Working with Nova Scotians
Diane Govindsamy, a mother of four who immigrated to Canada 16 years ago from South Africa, speaks as a user of the health system. She is also a health support lead for the Nova Scotia Home for Colored Children Restorative Inquiry. Pat Gates brings the perspective of a single senior who has lived with type-1 diabetes for 54 years. She is actively involved with a variety of organizations relating to disabilities as Gates herself is almost completely blind and lives with other disabilities. What Govindsamy and Gates share, along with the other members of Nova Scotia Health Authority’s Patient Family Public Advisory Council, is a desire to help shape a stronger health system for all Nova Scotians.
Nova Scotia Health Authority’s Patient Family Public Advisory Council came together in October 2016 after a provincial call for expressions of interest for 12 community-minded individuals across the province. Council’s role is to help ensure NSHA brings “a patient and family voice to advance patient-/family-centred care and patient engagement throughout the province.” The group meets monthly to provide input and advise on policies, practices, planning and delivery of services.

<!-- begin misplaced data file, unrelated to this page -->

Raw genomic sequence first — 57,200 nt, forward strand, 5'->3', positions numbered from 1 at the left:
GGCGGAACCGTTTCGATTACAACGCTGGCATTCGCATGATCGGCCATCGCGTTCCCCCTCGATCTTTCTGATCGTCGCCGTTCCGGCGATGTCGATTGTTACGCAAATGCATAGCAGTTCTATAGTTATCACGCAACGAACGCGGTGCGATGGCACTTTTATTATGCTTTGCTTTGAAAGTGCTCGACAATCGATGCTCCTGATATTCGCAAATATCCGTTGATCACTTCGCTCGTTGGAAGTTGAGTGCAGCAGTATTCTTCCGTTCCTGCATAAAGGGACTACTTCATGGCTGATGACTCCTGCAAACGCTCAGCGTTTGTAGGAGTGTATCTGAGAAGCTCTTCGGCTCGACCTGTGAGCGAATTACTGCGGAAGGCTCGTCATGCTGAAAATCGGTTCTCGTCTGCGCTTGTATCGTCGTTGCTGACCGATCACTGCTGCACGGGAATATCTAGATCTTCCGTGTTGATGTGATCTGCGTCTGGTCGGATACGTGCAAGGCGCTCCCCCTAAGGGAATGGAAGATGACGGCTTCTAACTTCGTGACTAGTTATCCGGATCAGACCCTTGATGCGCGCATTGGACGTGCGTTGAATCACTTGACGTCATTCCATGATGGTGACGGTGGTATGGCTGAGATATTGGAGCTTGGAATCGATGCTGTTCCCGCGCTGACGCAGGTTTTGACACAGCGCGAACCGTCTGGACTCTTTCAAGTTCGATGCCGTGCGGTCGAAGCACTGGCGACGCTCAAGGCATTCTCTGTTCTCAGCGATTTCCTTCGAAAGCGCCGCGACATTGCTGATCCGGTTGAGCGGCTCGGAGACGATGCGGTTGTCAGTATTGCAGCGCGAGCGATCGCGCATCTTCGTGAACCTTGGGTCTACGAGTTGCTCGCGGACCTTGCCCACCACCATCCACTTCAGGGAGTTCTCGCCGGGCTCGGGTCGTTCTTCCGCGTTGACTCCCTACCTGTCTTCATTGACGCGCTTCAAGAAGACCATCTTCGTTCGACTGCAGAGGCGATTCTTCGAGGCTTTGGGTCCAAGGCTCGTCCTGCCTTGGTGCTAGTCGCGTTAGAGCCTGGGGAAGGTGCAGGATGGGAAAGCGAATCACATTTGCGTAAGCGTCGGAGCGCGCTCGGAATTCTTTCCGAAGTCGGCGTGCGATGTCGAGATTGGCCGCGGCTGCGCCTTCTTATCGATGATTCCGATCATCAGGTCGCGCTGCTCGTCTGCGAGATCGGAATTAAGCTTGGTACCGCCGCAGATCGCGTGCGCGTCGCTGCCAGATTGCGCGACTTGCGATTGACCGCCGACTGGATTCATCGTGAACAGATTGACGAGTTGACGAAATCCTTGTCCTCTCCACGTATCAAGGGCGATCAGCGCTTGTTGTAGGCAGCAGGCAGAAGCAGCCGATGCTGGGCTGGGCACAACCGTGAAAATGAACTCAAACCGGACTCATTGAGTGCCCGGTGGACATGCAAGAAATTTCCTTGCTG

The council has heard presentations from a number of groups, including mental health and addictions, cancer care, primary health care, pathology and laboratory medicine and policy and planning (acute medicine services). In response, council members have asked questions and provided feedback to help ensure the organization is keeping the needs of those we serve at the centre of our planning and work.
“We’re pointing out things to them that they may not have realized,” Gates says. “We’re bringing our experience in community.”
Govindsamy says that while each council member brings his or her personal experience, it’s not about advancing any one group’s agenda. “The group is genuine and committed – not as advocates of a specific community – but as a whole. We have capacity to be that first-voice resource but also to be community ambassadors.”
Gates and Govindsamy are encouraged that the health system is seeking the voices of its users to inform change. “Hopefully the outcome will be a health care system that will make all Nova Scotians proud,” says Gates.